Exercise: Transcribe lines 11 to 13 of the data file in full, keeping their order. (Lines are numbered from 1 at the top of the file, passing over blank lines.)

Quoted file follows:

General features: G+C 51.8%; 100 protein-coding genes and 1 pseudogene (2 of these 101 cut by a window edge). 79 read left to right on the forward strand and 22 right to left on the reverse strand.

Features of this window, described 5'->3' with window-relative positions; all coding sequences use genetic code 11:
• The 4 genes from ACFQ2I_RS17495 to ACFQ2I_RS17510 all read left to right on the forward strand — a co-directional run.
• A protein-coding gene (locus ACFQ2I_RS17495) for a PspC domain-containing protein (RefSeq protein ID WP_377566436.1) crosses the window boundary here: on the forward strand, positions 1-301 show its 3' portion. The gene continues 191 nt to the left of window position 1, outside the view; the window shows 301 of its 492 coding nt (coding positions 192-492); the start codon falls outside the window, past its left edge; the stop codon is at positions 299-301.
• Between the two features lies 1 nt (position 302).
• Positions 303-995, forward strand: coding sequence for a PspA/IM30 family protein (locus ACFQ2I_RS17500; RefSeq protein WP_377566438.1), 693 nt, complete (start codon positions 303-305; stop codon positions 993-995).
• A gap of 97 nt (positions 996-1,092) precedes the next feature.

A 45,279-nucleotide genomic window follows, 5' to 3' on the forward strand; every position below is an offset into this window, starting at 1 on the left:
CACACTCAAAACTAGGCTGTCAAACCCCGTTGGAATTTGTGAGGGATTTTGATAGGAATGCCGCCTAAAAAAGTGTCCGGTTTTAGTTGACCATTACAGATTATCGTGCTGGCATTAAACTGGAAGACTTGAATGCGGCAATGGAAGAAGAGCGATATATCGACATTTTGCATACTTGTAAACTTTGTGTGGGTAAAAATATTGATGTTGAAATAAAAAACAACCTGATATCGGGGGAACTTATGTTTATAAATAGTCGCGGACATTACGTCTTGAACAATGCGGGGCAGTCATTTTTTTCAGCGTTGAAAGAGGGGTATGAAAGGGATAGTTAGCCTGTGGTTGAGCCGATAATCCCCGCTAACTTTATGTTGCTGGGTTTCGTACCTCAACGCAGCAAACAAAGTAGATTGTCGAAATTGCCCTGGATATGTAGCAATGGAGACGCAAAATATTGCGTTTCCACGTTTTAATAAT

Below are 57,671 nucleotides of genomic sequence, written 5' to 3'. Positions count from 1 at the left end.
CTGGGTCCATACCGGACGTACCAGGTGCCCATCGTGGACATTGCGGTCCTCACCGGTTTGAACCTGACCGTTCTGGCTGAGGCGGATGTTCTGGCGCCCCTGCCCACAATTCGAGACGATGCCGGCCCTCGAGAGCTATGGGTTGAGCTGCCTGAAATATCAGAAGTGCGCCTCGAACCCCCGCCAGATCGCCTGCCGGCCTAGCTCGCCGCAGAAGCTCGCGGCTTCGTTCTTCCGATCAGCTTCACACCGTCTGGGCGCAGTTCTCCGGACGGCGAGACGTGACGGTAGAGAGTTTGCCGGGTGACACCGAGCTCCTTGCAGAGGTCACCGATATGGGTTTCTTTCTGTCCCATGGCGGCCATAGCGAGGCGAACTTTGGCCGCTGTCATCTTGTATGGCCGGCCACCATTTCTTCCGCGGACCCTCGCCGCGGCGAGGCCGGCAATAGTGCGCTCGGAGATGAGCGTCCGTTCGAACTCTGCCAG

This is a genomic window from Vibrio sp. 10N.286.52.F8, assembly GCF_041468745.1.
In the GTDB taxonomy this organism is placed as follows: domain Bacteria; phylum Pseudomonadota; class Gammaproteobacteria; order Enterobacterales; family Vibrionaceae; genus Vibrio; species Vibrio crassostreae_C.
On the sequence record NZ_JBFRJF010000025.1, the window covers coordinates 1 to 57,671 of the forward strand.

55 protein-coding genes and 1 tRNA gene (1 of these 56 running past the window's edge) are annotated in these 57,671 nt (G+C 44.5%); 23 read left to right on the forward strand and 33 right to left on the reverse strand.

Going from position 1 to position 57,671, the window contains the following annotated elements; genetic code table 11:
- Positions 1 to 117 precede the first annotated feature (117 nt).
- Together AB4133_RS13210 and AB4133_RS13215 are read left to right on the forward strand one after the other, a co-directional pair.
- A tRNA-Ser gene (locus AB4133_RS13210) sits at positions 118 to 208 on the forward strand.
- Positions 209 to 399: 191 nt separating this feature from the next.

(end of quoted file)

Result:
CTGGGTCCATACCGGACGTACCAGGTGCCCATCGTGGACATTGCGGTCCTCACCGGTTTGAACCTGACCGTTCTGGCTGAGGCGGATGTTCTGGCGCCCCTGCCCACAATTCGAGACGATGCCGGCCCTCGAGAGCTATGGGTTGAGCTGCCTGAAATATCAGAAGTGCGCCTCGAACCCCCGCCAGATCGCCTGCCGGCCTAGCTCGCCGCAGAAGCTCGCGGCTTCGTTCTTCCGATCAGCTTCACACCGTCTGGGCGCAGTTCTCCGGACGGCGAGACGTGACGGTAGAGAGTTTGCCGGGTGACACCGAGCTCCTTGCAGAGGTCACCGATATGGGTTTCTTTCTGTCCCATGGCGGCCATAGCGAGGCGAACTTTGGCCGCTGTCATCTTGTATGGCCGGCCACCATTTCTTCCGCGGACCCTCGCCGCGGCGAGGCCGGCAATAGTGCGCTCGGAGATGAGCGTCCGTTCGAACTCTGCCAG

This is a genomic window from Vibrio sp. 10N.286.52.F8, assembly GCF_041468745.1.
In the GTDB taxonomy this organism is placed as follows: domain Bacteria; phylum Pseudomonadota; class Gammaproteobacteria; order Enterobacterales; family Vibrionaceae; genus Vibrio; species Vibrio crassostreae_C.